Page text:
- Redis Enterprise Cloud is a fully managed and hosted Redis Cluster on GCP.
- Redis Enterprise VPC is a fully managed Redis Cluster in your virtual private cloud (VPC) on GCP.
Redis Labs Cloud and VPC protect your database by maintaining automated daily and on-demand backups to remote storage. You can back up your Redis Enterprise Cloud/VPC databases to Cloud Storage. Find instructions here.
You can also import a data set from an RDB file using Redis Labs Cloud with VPC. Check out the official public document on Redis Labs site for instructions.
Pros of Redis Labs Cloud and VPC
- It’s fully managed. Redis Labs manages all administrative tasks.
- It’s highly available. These Redis Labs products include an SLA with 99.99% availability.
- It scales and performs well. It will automatically add new instances to your cluster according to your actual data set size without any interruption to your applications.
- It’s fully supported. Redis Labs supports Redis itself.
Cons of Redis Labs Cloud and VPC
There’s a cost consideration. You’ll have to pay separately for Redis Labs’ service.
How to get started
Contact Redis Labs to discuss further steps.
Redis on GKE
If you want to use Redis Cluster, or want to read from replicas, Redis on GKE is an option. Here’s what you should know.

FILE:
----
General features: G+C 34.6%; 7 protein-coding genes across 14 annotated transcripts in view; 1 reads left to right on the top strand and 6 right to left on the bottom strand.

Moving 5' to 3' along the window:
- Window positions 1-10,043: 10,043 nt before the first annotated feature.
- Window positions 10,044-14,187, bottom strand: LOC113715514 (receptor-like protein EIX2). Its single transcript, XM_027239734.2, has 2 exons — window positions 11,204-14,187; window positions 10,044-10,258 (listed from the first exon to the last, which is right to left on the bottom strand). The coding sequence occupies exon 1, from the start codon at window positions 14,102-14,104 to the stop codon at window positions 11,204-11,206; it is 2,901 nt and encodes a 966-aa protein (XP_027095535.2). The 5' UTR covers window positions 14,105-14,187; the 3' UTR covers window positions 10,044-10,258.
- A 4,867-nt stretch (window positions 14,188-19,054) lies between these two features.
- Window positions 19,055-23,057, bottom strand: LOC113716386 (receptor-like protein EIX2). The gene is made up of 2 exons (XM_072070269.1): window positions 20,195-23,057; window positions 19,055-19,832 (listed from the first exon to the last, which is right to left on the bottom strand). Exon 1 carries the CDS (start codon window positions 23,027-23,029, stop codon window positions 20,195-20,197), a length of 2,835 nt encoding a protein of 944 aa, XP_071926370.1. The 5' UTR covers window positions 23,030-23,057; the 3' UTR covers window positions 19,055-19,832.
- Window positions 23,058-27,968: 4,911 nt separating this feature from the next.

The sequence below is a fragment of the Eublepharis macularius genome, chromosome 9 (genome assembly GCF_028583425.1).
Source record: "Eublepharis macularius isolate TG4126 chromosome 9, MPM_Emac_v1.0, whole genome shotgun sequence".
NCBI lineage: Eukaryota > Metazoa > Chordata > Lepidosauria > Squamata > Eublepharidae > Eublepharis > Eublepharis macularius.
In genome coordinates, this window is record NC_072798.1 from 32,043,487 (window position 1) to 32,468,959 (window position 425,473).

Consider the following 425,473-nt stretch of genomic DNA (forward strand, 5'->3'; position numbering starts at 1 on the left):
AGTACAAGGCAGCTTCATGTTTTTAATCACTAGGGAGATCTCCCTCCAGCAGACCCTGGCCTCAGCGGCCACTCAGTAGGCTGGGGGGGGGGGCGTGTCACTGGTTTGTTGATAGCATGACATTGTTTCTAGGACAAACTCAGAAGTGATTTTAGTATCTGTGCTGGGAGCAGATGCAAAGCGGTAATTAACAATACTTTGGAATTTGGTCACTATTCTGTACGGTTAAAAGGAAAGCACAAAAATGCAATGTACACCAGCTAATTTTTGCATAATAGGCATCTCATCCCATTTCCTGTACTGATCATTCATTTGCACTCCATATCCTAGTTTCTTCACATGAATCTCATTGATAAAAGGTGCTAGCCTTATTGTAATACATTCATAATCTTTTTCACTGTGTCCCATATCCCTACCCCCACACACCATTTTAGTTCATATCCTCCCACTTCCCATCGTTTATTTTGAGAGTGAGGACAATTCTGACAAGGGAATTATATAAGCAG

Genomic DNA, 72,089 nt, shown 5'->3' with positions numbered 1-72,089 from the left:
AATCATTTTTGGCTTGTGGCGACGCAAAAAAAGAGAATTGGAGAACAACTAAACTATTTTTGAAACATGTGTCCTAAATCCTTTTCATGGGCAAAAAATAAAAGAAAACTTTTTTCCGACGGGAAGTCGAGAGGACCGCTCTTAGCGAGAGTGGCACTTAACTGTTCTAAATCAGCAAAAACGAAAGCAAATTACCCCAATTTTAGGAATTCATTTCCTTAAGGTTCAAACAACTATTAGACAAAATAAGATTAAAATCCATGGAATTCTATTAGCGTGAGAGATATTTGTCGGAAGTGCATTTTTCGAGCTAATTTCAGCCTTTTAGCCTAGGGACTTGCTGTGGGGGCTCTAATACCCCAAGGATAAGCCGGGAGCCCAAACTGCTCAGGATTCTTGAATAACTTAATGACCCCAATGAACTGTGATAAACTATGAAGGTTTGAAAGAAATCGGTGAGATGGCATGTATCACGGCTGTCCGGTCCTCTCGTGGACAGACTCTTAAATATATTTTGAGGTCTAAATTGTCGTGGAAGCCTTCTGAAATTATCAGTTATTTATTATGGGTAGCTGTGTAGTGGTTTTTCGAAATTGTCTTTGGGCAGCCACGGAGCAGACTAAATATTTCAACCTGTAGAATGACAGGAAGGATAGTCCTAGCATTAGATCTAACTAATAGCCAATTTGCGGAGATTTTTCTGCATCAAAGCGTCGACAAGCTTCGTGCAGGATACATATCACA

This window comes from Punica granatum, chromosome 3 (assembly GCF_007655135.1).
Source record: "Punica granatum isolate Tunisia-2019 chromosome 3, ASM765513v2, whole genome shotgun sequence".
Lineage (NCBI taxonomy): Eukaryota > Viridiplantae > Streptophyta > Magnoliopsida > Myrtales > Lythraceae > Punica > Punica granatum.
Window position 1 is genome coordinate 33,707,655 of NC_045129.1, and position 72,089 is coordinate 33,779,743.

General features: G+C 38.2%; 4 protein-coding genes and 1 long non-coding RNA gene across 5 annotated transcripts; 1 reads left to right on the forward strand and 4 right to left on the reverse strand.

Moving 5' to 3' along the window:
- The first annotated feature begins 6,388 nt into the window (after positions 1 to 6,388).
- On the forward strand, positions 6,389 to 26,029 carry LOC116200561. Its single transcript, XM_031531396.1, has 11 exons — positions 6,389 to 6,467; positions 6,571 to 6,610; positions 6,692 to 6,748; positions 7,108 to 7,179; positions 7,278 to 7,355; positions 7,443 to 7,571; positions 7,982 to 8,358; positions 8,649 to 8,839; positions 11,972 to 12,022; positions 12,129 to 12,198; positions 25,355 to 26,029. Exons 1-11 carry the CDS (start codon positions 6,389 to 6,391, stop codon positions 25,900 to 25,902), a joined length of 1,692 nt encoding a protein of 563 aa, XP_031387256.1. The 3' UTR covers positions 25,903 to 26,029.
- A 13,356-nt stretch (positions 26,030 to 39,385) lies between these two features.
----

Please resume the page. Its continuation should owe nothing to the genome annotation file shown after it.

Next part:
Pros of Redis on GKE
- You have full control of the Redis instances. You can configure, manage and operate as you like.
- You can use Redis Cluster.
- You can read from replicas.
Cons of Redis on GKE
- It’s not managed. You’ll need to manage administrative tasks such as hardware provisioning, setup and configuration management, software patching, failover, backup and restore, configuration management, monitoring, etc.
- Availability, scalability and performance varies, depending on how you architect. Running a standalone instance of Redis on GKE is not ideal for production because it would be a single point of failure, so consider configuring master/slave replication to have redundant nodes with Sentinel, or set up a cluster.
- There’s a steeper learning curve. This option requires you to learn Redis itself in more detail. Kubernetes also requires some time to learn, and its deployment may introduce additional complexity to your design and operations.
- When using Redis on GKE, you’ll want to be aware of GKE cluster node maintenance; cluster nodes will need to be upgraded once every three months or so. To avoid unexpected disruption during the upgrade process, consider using PodDisruptionBudgets and configure parameters appropriately. And you’ll want to run containers in host networking mode to eliminate additional network overhead from Docker networking. Make sure that you run one Redis instance on each VM, otherwise it may cause port conflicts. This can be achieved with podAntiAffinity.